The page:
At least they noticed

At least they noticed

There’s been scant mention of the Medicare Trustees’ recent warning that Medicare will soon derive more than 45 percent of its funds from general revenues. That warning is significant because it is meant to trigger essentially automatic cuts once the threshold is met, but most reporters have focused on the news of when the so-called Medicare trust funds will run out of money.

The New York Times ran an editorial on the topic today (Medicare’s Shrinking Options). They’re not happy about the 45 percent cap:

[T]he cap on general revenues, generated mostly by federal income taxes, removes the most progressive source of financing from further consideration. That leaves only the regressive Medicare payroll tax, increases in premiums and co-payments, or cuts in services or payments to providers on the table.

Some critics charge that the 45 percent threshold was imposed to rule out any attempt to scale back the president’s huge tax cuts for the wealthy and divert the money to Medicare. Intended or not, that will be the effect, and it is not one that most American voters would endorse.

They may be right about the motivations behind the cap. But here’s my beef: Why should Medicare –a non-means tested program for the elderly (and disabled)– suck up so much general revenue in the first place? I think voters will be upset when they learn that Medicare is crowding out means-tested social expenditures.

May 4, 2006

4 thoughts on “At least they noticed”

  1. I could be wrong on this, so you might want to double-check, but it was my understanding that the 45-percent cap applied to both Medicaid and Medicare expenses, since they both come out of the same pot these days.

  2. Medicare is the larger culprit, and fails the efficiency/equity test by the largest margin of all social programs currently in place.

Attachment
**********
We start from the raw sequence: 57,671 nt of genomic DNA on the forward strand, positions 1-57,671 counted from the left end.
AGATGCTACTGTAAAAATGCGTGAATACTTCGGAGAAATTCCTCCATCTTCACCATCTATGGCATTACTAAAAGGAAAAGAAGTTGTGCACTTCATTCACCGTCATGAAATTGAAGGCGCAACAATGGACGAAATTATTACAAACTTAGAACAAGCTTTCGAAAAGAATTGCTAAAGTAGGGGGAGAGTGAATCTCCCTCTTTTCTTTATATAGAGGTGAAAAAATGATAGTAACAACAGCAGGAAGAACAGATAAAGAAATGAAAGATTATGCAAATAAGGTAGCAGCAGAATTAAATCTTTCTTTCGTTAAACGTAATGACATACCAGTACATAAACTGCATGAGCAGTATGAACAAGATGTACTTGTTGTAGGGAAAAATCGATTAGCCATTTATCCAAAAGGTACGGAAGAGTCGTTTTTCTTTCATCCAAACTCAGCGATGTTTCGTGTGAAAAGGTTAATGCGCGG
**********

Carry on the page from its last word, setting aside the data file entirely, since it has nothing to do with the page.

3. Medicare is an insurance policy that you pay for well in advance of your ever needing to utilize it. The SS tax taken out of your paycheck from the time you start working consists of both Social Security payments and Medicare payments. Medicare comprises a smaller percentage 2.9%,but it is based on your entire income. Plus when you start drawing your social security benefits, medicare insurance is taken out of your SS check each month. The majority of seniors have paid for and continue to pay for the benefits they are getting now…unfortunately the costs have risen so dramatically that medicare is going broke just like SS will go broke. It is time to rein in the costs and that means reigning in the outrageously high cost of health care, something that has happened since the hospitals and pharmaceutical companies have put profits and investor dividends well ahead of the care of the patients. Too many med errors caused by inappropriate care that require more tests and longer hospital stays paid for mostly by medicare. When was the last time a hospital paid for the extra week(s) stay for a patient and all the related tests and medications when it was their error. Why is it that the pharmaceutical companies spend more on marketing their drugs (golf trips, cruises, dinners, etc) than on R&D? Why is it that the government’s famed Part D did not require deep discounts from the pharmaceutical companies? Health care needs a complete overhaul not just for seniors on medicare but for everyone. Time to take the huge profits out and get back to taking care of the patients as first priority. Time to get rid of the waste and the mismanagement across the board.

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